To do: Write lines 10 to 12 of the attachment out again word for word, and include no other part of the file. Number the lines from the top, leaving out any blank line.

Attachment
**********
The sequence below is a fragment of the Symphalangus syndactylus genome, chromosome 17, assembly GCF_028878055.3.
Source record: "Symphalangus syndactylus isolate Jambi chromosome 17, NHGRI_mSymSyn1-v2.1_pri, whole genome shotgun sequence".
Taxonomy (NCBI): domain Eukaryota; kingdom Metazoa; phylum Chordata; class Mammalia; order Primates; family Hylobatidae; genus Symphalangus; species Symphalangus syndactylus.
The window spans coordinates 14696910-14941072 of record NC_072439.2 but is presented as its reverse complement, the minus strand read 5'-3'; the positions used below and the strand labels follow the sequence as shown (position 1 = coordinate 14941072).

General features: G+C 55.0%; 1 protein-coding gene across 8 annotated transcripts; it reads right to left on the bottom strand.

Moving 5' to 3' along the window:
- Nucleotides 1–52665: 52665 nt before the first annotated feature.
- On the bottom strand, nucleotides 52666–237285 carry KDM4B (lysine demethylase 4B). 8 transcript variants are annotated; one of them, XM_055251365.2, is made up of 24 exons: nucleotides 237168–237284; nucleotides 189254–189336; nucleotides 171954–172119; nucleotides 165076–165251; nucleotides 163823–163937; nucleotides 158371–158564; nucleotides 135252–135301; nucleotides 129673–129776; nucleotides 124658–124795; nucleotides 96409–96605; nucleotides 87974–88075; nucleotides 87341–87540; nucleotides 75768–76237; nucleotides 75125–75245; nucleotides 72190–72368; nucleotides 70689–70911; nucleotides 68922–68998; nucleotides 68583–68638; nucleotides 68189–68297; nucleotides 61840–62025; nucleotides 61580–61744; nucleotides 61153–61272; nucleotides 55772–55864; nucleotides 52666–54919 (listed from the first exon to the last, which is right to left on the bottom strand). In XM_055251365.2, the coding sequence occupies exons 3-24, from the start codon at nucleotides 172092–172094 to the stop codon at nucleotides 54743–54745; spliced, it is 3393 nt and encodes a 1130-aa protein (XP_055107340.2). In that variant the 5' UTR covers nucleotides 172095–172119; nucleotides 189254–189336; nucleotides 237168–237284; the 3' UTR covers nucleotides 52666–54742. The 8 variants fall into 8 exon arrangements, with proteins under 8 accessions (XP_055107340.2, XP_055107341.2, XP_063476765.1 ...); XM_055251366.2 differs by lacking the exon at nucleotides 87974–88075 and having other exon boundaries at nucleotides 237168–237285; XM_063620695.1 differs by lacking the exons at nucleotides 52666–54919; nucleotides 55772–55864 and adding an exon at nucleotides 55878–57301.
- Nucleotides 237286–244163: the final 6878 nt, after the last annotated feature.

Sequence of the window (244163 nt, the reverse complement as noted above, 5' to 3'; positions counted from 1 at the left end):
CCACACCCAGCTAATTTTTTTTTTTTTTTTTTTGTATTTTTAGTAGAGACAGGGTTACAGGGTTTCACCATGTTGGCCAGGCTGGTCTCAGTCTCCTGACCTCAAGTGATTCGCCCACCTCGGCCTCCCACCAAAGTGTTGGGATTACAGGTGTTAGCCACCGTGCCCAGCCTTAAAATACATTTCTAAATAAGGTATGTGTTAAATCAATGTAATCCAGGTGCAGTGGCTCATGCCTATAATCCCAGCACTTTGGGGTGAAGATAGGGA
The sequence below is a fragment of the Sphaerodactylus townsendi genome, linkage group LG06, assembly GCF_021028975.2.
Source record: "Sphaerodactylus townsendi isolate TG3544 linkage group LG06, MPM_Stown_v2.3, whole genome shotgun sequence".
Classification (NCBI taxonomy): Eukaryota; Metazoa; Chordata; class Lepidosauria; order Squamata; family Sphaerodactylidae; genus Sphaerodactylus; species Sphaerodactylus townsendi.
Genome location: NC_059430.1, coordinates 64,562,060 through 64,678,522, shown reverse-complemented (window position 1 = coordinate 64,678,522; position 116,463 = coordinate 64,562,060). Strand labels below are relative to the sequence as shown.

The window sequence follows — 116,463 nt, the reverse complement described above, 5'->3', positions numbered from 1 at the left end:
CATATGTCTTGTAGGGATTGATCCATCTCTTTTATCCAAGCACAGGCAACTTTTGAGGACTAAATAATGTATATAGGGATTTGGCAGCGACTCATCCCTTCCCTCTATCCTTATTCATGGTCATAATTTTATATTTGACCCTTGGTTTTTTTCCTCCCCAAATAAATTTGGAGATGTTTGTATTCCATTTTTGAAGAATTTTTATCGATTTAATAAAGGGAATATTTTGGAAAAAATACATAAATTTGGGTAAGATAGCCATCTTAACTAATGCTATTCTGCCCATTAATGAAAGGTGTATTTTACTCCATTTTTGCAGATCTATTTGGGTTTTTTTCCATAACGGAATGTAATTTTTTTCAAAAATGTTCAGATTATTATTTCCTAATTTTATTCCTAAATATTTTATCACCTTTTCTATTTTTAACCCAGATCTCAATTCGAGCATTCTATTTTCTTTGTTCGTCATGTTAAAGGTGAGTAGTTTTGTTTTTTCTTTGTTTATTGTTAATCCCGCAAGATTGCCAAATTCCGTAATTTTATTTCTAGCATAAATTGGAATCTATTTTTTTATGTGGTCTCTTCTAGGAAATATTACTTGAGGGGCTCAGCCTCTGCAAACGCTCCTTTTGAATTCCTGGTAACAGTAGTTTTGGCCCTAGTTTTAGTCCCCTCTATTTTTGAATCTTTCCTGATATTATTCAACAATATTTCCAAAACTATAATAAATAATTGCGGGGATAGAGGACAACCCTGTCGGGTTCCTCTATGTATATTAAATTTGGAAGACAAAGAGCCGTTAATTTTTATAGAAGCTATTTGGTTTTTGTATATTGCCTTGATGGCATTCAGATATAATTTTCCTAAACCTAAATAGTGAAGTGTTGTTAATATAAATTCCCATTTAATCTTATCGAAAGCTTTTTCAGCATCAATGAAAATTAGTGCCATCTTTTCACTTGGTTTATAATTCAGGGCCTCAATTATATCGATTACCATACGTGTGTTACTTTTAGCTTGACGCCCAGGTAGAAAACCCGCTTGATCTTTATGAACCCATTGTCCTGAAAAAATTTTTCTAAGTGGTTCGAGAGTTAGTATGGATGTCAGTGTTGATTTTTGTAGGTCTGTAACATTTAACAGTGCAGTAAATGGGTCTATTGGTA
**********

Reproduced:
Sequence of the window (244163 nt, the reverse complement as noted above, 5' to 3'; positions counted from 1 at the left end):
CCACACCCAGCTAATTTTTTTTTTTTTTTTTTTGTATTTTTAGTAGAGACAGGGTTACAGGGTTTCACCATGTTGGCCAGGCTGGTCTCAGTCTCCTGACCTCAAGTGATTCGCCCACCTCGGCCTCCCACCAAAGTGTTGGGATTACAGGTGTTAGCCACCGTGCCCAGCCTTAAAATACATTTCTAAATAAGGTATGTGTTAAATCAATGTAATCCAGGTGCAGTGGCTCATGCCTATAATCCCAGCACTTTGGGGTGAAGATAGGGA
The sequence below is a fragment of the Sphaerodactylus townsendi genome, linkage group LG06, assembly GCF_021028975.2.